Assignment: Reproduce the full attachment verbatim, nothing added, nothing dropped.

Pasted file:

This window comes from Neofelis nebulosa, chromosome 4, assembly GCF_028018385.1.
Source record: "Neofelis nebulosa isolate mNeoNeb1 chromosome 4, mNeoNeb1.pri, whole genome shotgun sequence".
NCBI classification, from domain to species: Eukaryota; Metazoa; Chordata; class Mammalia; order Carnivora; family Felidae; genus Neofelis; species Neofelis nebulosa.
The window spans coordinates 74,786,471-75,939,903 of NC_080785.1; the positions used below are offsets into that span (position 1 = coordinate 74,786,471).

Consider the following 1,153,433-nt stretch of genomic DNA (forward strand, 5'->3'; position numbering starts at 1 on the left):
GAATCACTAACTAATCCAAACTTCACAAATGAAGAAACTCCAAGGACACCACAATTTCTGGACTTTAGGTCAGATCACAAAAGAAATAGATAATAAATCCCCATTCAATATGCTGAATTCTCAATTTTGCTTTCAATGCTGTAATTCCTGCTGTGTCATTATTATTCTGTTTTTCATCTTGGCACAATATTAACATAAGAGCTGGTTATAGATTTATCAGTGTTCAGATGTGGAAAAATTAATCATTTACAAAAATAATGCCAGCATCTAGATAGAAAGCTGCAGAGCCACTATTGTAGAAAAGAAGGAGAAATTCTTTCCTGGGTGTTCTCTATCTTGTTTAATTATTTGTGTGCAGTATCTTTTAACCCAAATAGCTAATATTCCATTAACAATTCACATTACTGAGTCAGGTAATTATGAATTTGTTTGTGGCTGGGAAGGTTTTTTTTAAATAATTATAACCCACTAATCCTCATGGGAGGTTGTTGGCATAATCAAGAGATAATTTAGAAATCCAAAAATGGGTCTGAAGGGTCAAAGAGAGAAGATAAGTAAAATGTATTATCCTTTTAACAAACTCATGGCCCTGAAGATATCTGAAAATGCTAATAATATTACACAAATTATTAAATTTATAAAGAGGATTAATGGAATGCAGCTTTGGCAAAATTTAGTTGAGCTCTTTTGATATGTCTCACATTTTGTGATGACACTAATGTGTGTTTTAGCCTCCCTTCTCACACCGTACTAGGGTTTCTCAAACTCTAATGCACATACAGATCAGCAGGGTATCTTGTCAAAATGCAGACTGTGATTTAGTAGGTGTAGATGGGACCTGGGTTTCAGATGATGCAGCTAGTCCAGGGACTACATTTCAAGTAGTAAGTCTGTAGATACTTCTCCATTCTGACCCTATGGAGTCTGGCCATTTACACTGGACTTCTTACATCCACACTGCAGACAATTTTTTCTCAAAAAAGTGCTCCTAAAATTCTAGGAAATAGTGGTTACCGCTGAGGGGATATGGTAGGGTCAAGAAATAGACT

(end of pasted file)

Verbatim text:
This window comes from Neofelis nebulosa, chromosome 4, assembly GCF_028018385.1.
Source record: "Neofelis nebulosa isolate mNeoNeb1 chromosome 4, mNeoNeb1.pri, whole genome shotgun sequence".
NCBI classification, from domain to species: Eukaryota; Metazoa; Chordata; class Mammalia; order Carnivora; family Felidae; genus Neofelis; species Neofelis nebulosa.
The window spans coordinates 74,786,471-75,939,903 of NC_080785.1; the positions used below are offsets into that span (position 1 = coordinate 74,786,471).

Consider the following 1,153,433-nt stretch of genomic DNA (forward strand, 5'->3'; position numbering starts at 1 on the left):
GAATCACTAACTAATCCAAACTTCACAAATGAAGAAACTCCAAGGACACCACAATTTCTGGACTTTAGGTCAGATCACAAAAGAAATAGATAATAAATCCCCATTCAATATGCTGAATTCTCAATTTTGCTTTCAATGCTGTAATTCCTGCTGTGTCATTATTATTCTGTTTTTCATCTTGGCACAATATTAACATAAGAGCTGGTTATAGATTTATCAGTGTTCAGATGTGGAAAAATTAATCATTTACAAAAATAATGCCAGCATCTAGATAGAAAGCTGCAGAGCCACTATTGTAGAAAAGAAGGAGAAATTCTTTCCTGGGTGTTCTCTATCTTGTTTAATTATTTGTGTGCAGTATCTTTTAACCCAAATAGCTAATATTCCATTAACAATTCACATTACTGAGTCAGGTAATTATGAATTTGTTTGTGGCTGGGAAGGTTTTTTTTAAATAATTATAACCCACTAATCCTCATGGGAGGTTGTTGGCATAATCAAGAGATAATTTAGAAATCCAAAAATGGGTCTGAAGGGTCAAAGAGAGAAGATAAGTAAAATGTATTATCCTTTTAACAAACTCATGGCCCTGAAGATATCTGAAAATGCTAATAATATTACACAAATTATTAAATTTATAAAGAGGATTAATGGAATGCAGCTTTGGCAAAATTTAGTTGAGCTCTTTTGATATGTCTCACATTTTGTGATGACACTAATGTGTGTTTTAGCCTCCCTTCTCACACCGTACTAGGGTTTCTCAAACTCTAATGCACATACAGATCAGCAGGGTATCTTGTCAAAATGCAGACTGTGATTTAGTAGGTGTAGATGGGACCTGGGTTTCAGATGATGCAGCTAGTCCAGGGACTACATTTCAAGTAGTAAGTCTGTAGATACTTCTCCATTCTGACCCTATGGAGTCTGGCCATTTACACTGGACTTCTTACATCCACACTGCAGACAATTTTTTCTCAAAAAAGTGCTCCTAAAATTCTAGGAAATAGTGGTTACCGCTGAGGGGATATGGTAGGGTCAAGAAATAGACT